Bryan Caplan  

"Wages Must Fall!": What All Good Keynesians Should Say

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When Keynesians want to gloat, they often point to the overwhelming empirical evidence in favor of nominal wage rigidity.  For the latest example, see Krugman on the Irish labor market.  Their unemployment is 14.5%, but the nominal wage index has only fallen by about 2.5%.  Krugman's conclusion:
It is really, really hard to cut nominal wages, which is why reliance on "internal devaluation" is a recipe for stagnation and disaster.
The gloating is easy to understand.  After all, nominal wage rigidity is the driving assumption of the Keynesian model.  Unemployment is just a labor surplus; since wages are the price of labor, the fundamental cause of unemployment has to be excessive wages.  And as long as the wage rigidity is nominal, you can neutralize it by printing money or otherwise boosting demand.

What's hard to understand, though, is Keynesian neglect of - if not outright hostility to - the logical implication of their argument: Wages must fall!  If they're right about nominal wage rigidity, it seems like "Wages must fall!" would be the mantra of all good Keynesians.  But few words are less likely to escape their lips.

Why would this be so?

1. Keynesians could say that nominal wage rigidity is such an intractable problem there's no point discussing it.  That's why Krugman emphasizes that "Ireland is supposed to have flexible markets -- remember, before the crisis it was hailed as an example of successful structural reform."  If wages won't even fall in laissez-faire Ireland, what hope does the rest of the world have?

There are two big problems with this story.  (a) Even if it's true, Keynesians should still militantly oppose any government policy - like the employer health care mandate - that increases labor costs.  (b) Government doesn't face a binary choice between conventional labor market regulation and laissez-faire.  There's a third choice: Low-wage interventionism.  If wages won't adjust on their own, why don't Keynesians ask government to actively push them down?  If that sounds too brutal, see Singapore for clever ways to numb the blow.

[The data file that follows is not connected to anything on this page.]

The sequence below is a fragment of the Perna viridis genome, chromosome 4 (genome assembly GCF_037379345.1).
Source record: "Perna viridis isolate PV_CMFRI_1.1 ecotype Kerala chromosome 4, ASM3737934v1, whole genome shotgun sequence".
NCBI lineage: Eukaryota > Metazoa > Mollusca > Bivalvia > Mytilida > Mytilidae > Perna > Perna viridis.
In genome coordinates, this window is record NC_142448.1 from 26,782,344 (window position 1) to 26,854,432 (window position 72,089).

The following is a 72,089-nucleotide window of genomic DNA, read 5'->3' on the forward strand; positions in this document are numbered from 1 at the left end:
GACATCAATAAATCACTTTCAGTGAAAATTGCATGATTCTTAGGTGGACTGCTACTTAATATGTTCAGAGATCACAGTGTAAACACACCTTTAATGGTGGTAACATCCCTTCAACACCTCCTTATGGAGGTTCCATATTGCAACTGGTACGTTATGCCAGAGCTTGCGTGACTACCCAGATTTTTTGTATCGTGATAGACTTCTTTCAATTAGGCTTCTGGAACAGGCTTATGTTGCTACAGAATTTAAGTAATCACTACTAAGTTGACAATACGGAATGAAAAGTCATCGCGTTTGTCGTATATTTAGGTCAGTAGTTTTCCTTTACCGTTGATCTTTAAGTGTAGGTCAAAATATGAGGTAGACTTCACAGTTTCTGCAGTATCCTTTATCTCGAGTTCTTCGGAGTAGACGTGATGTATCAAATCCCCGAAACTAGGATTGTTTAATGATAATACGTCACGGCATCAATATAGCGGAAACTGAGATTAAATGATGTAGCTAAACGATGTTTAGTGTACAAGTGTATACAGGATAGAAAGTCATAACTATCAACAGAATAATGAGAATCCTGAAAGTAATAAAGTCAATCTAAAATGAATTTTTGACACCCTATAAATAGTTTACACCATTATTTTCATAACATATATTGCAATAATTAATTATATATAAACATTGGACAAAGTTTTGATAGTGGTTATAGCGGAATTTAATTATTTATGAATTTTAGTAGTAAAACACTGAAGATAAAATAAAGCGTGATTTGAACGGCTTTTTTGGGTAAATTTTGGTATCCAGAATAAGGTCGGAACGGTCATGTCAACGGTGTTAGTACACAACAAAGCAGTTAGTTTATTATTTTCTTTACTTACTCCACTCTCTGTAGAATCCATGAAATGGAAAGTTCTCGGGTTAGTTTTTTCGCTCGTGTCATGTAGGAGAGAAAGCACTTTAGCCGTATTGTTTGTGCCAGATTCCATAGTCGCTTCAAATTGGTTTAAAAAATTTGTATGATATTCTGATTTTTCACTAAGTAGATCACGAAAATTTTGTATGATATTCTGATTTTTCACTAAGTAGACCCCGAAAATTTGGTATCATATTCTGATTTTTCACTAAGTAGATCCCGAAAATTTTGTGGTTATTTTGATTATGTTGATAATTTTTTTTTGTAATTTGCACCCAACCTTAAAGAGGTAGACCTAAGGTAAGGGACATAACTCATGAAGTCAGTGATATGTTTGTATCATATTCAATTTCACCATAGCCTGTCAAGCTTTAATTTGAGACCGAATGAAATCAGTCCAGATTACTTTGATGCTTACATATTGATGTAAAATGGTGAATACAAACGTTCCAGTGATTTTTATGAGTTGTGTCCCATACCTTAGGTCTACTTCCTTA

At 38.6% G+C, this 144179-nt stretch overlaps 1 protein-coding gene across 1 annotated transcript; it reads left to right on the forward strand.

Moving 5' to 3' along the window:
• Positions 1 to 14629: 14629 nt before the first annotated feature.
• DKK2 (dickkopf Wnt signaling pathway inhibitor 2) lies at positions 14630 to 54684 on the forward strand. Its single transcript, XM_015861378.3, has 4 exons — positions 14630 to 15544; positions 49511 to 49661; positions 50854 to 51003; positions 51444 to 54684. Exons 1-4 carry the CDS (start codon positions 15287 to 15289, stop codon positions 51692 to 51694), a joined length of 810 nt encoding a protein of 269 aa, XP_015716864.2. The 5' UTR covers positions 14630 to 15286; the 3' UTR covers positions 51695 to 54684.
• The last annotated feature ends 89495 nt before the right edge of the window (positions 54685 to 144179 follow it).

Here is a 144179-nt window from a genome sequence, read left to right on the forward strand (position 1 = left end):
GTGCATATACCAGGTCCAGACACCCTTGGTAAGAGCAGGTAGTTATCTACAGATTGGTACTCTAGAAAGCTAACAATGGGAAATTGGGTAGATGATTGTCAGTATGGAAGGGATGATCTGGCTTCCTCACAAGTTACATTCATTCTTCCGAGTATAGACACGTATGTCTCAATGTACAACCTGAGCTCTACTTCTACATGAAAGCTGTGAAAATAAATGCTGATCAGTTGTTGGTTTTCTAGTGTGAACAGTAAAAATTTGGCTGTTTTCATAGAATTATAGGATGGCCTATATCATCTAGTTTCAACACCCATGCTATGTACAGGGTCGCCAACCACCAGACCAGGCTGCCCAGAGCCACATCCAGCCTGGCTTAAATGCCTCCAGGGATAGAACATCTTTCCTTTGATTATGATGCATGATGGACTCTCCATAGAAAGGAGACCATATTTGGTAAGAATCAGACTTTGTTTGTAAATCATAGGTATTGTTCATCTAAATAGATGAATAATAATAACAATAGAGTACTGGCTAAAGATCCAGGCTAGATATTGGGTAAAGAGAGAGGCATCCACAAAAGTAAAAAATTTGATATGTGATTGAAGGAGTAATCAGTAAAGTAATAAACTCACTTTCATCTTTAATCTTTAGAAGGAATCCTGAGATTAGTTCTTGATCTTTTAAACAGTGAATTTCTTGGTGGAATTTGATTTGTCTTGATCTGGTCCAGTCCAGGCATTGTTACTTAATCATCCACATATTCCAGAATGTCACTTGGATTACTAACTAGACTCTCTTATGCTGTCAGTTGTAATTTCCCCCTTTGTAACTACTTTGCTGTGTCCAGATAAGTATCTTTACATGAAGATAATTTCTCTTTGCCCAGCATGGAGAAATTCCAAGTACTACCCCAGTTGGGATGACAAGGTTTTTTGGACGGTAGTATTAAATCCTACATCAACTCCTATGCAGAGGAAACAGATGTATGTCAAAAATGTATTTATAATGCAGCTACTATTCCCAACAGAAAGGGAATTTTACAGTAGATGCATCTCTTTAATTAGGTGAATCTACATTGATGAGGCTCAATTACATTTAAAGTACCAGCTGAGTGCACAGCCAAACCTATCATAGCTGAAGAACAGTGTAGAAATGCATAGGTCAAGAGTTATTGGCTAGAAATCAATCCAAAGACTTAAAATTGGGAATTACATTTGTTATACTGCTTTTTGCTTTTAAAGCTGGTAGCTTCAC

2. Keynesians could say that monetary and fiscal policy are easier to promote than wage cuts.  But Keynesians are the first to insist that fiscal policy is a valuable supplement to monetary policy.  Why not hail wage cuts as a valuable supplement to both?  At minimum, Keynesians should heatedly resist any government policy that pushes labor costs in the wrong direction - and remind us that "wrong" = up.

3. Keynesians could - and often do - retreat to the view that wage flexibility is a self-defeating solution to the problem of wage rigidity.  The idea is that wage cuts reduce demand, which in turn exacerbates unemployment. 

But this argument is full of holes.  As I've pointed out before, there are strong reasons to think that wage cuts will increase aggregate demand, making this solution doubly attractive.  Consider: Labor income equals wages multiplied by hours worked, so the effect on labor income is ambiguous; and as a matter of pure arithmetic, lower wages imply higher profit income.  In any case, if nominal wage cuts really are as rare as a blue moon, what makes Keynesians so sure that wage cuts would backfire if tried?  Without lots of empirical counter-examples, they have every reason to stick to the common sense position: "If wage rigidity is the cause of unemployment, wage flexibility is the cure." 

At this point, Keynesians could just bite the bullet: "Wages must fall!"  But in my experience they don't - and I don't think they're going to start now.  The reason, I'm afraid, is politics.  Keynesians lean left.  They don't want to say, "Wages must fall!" They don't want to think it.  "Wages must fall!" sounds reactionary - a thinly-veiled reproach to centuries of anti-capitalist intellectuals and militant unions.  After all, doesn't it mean that every "pro-labor" regulation and "victory for the workers" has an ugly downside - more workers unable to find any job at all?

Keynesians are right to ridicule people who deny the reality of nominal wage rigidity.  But they'd be a lot more persuasive if they put leftist qualms aside and focused on the logic of their own model.  Keynesians have every reason to rant against excessive wages.  They have every reason to rant against regulation that increases labor costs.  They have every reason to rant against unions.  And there hasn't been a better time to rant since the Great Depression.  Oh my Keynesian brothers and sisters, let us rant together.